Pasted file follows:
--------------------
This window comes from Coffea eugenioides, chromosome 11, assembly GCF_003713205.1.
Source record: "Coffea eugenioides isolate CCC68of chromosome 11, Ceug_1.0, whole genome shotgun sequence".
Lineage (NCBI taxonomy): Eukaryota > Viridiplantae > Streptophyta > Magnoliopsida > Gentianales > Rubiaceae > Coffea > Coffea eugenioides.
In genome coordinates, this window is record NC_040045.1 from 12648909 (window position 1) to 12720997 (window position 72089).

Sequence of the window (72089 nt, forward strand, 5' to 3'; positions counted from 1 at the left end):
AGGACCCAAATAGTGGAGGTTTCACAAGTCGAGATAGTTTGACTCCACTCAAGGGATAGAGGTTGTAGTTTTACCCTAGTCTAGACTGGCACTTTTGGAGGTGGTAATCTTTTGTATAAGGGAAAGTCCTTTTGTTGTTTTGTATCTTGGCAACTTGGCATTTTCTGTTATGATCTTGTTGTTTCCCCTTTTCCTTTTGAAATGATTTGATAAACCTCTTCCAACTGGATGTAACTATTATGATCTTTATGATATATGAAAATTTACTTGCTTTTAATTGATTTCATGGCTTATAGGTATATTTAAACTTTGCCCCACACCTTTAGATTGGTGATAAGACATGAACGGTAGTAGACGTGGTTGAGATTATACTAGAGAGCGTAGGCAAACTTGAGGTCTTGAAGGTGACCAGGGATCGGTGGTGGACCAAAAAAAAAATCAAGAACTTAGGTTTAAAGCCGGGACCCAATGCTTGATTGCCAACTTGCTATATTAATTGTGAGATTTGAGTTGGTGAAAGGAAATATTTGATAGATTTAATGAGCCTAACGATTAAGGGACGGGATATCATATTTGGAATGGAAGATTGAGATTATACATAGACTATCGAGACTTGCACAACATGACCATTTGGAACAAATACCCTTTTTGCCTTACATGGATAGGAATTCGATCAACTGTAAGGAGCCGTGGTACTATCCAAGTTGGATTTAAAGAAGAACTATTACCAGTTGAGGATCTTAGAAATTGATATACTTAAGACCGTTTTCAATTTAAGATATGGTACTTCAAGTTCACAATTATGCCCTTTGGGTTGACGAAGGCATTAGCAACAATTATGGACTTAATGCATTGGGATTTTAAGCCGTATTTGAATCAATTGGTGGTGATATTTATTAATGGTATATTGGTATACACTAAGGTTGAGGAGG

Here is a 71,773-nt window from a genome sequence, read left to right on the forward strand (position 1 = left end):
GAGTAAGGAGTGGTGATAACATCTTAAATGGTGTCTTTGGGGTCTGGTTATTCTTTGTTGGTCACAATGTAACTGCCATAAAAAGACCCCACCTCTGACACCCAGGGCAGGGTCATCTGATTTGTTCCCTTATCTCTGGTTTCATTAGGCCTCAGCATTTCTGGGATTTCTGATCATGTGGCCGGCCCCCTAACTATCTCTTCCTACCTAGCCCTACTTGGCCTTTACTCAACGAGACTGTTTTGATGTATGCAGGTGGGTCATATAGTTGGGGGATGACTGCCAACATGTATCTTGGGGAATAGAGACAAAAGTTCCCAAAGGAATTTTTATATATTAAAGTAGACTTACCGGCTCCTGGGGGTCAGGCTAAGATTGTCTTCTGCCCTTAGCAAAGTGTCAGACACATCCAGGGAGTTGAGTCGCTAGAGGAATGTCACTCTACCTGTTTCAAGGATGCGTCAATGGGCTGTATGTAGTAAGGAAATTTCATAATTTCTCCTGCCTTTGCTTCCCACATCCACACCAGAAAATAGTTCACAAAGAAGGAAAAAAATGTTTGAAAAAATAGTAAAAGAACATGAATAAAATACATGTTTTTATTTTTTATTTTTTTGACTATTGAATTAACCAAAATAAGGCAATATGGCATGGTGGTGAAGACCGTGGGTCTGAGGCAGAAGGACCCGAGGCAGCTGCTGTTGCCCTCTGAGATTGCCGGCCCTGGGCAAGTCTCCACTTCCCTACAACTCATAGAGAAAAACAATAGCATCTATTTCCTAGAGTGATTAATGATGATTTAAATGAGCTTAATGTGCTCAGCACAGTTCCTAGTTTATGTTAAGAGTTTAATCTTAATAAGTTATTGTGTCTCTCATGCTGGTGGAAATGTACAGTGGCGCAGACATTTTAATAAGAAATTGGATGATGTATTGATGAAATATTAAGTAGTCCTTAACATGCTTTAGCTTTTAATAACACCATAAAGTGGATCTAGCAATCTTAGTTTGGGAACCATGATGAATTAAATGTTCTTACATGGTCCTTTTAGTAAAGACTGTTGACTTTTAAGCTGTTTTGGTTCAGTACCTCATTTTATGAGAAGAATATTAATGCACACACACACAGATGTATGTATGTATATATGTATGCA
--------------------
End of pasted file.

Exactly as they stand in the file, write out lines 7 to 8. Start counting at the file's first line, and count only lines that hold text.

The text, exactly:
Here is a 71,773-nt window from a genome sequence, read left to right on the forward strand (position 1 = left end):
GAGTAAGGAGTGGTGATAACATCTTAAATGGTGTCTTTGGGGTCTGGTTATTCTTTGTTGGTCACAATGTAACTGCCATAAAAAGACCCCACCTCTGACACCCAGGGCAGGGTCATCTGATTTGTTCCCTTATCTCTGGTTTCATTAGGCCTCAGCATTTCTGGGATTTCTGATCATGTGGCCGGCCCCCTAACTATCTCTTCCTACCTAGCCCTACTTGGCCTTTACTCAACGAGACTGTTTTGATGTATGCAGGTGGGTCATATAGTTGGGGGATGACTGCCAACATGTATCTTGGGGAATAGAGACAAAAGTTCCCAAAGGAATTTTTATATATTAAAGTAGACTTACCGGCTCCTGGGGGTCAGGCTAAGATTGTCTTCTGCCCTTAGCAAAGTGTCAGACACATCCAGGGAGTTGAGTCGCTAGAGGAATGTCACTCTACCTGTTTCAAGGATGCGTCAATGGGCTGTATGTAGTAAGGAAATTTCATAATTTCTCCTGCCTTTGCTTCCCACATCCACACCAGAAAATAGTTCACAAAGAAGGAAAAAAATGTTTGAAAAAATAGTAAAAGAACATGAATAAAATACATGTTTTTATTTTTTATTTTTTTGACTATTGAATTAACCAAAATAAGGCAATATGGCATGGTGGTGAAGACCGTGGGTCTGAGGCAGAAGGACCCGAGGCAGCTGCTGTTGCCCTCTGAGATTGCCGGCCCTGGGCAAGTCTCCACTTCCCTACAACTCATAGAGAAAAACAATAGCATCTATTTCCTAGAGTGATTAATGATGATTTAAATGAGCTTAATGTGCTCAGCACAGTTCCTAGTTTATGTTAAGAGTTTAATCTTAATAAGTTATTGTGTCTCTCATGCTGGTGGAAATGTACAGTGGCGCAGACATTTTAATAAGAAATTGGATGATGTATTGATGAAATATTAAGTAGTCCTTAACATGCTTTAGCTTTTAATAACACCATAAAGTGGATCTAGCAATCTTAGTTTGGGAACCATGATGAATTAAATGTTCTTACATGGTCCTTTTAGTAAAGACTGTTGACTTTTAAGCTGTTTTGGTTCAGTACCTCATTTTATGAGAAGAATATTAATGCACACACACACAGATGTATGTATGTATATATGTATGCA